School of Economics | St. Petersburg Paradox
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St. Petersburg Paradox

The St. Petersburg paradox is a famous thought experiment in probability theory and economics. It was introduced in the early 18th century by Daniel Bernoulli’s cousin, Nicolas Bernoulli. The paradox revolves around a hypothetical gambling game where a player pays an entry fee and flips a fair coin. If the coin comes up heads, the player wins double the entry fee, and the game continues until tails appears. The player’s payoff increases exponentially with each consecutive round of heads.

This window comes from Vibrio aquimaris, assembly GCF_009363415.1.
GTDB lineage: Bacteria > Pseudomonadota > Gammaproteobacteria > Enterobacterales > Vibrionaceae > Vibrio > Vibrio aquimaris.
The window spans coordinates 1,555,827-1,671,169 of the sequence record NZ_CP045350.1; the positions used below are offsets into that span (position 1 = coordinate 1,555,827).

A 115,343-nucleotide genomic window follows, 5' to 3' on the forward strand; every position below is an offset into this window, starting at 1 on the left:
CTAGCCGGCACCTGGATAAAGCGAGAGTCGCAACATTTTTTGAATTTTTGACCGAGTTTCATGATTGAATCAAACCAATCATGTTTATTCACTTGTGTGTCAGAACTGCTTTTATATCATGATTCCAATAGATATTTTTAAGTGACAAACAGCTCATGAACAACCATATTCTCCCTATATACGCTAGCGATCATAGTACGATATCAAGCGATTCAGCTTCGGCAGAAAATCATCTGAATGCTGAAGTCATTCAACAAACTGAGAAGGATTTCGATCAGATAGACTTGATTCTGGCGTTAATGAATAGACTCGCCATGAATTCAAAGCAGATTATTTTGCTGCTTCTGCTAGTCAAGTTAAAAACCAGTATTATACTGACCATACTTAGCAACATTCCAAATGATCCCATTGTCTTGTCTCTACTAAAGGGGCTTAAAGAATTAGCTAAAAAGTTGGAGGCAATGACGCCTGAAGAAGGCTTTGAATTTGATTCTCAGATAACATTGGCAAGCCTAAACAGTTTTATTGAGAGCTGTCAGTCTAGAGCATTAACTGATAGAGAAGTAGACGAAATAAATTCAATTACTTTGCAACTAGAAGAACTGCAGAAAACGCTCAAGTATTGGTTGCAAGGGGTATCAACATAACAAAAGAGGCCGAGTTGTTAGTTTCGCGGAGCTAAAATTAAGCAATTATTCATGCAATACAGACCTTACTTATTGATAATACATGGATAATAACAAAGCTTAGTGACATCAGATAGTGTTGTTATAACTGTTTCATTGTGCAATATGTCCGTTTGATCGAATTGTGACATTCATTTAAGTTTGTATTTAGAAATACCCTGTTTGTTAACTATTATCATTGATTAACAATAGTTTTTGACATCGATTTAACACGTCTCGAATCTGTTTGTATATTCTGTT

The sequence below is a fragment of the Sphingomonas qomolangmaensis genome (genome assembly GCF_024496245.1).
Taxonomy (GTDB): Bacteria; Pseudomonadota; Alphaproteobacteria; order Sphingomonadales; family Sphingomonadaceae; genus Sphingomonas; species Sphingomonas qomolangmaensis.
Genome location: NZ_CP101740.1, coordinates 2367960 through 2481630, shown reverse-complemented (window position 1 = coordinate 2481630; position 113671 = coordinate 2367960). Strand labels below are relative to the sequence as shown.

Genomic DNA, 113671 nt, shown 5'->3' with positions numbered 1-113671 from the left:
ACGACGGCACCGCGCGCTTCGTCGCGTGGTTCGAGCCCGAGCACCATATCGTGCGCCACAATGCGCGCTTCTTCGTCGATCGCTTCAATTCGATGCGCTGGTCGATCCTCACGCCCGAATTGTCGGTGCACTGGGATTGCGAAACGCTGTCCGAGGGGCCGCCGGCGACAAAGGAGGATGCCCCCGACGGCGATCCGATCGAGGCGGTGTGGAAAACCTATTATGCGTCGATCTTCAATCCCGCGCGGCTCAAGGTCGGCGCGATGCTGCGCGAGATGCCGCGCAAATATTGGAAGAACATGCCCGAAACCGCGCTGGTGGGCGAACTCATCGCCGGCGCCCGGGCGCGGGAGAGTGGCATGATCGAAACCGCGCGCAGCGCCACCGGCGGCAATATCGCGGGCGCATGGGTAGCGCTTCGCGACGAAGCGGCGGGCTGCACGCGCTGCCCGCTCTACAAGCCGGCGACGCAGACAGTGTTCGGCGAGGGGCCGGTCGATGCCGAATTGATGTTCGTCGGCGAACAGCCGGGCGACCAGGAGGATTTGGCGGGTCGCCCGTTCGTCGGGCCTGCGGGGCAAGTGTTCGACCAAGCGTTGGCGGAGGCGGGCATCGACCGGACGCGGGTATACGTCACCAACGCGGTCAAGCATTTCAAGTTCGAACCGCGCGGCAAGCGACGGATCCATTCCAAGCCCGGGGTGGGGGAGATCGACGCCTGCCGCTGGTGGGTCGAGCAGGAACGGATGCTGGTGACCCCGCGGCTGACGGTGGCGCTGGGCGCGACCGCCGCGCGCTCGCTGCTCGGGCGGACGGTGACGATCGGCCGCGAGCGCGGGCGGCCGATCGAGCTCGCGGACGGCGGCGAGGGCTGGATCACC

The paradox arises from the question of how much a rational player should be willing to pay to enter such a game. The expected value of the game is theoretically infinite, as the potential payoff grows indefinitely with each round of heads. However, most people are not willing to pay an astronomical amount to participate, leading to a tension between expected utility theory and actual human behavior.

Various solutions and extensions have been proposed to address the St. Petersburg paradox, such as considering diminishing marginal utility or introducing bounded rationality. The paradox remains a significant topic in decision theory and continues to spark discussions about risk aversion and rationality in economic decision-making.

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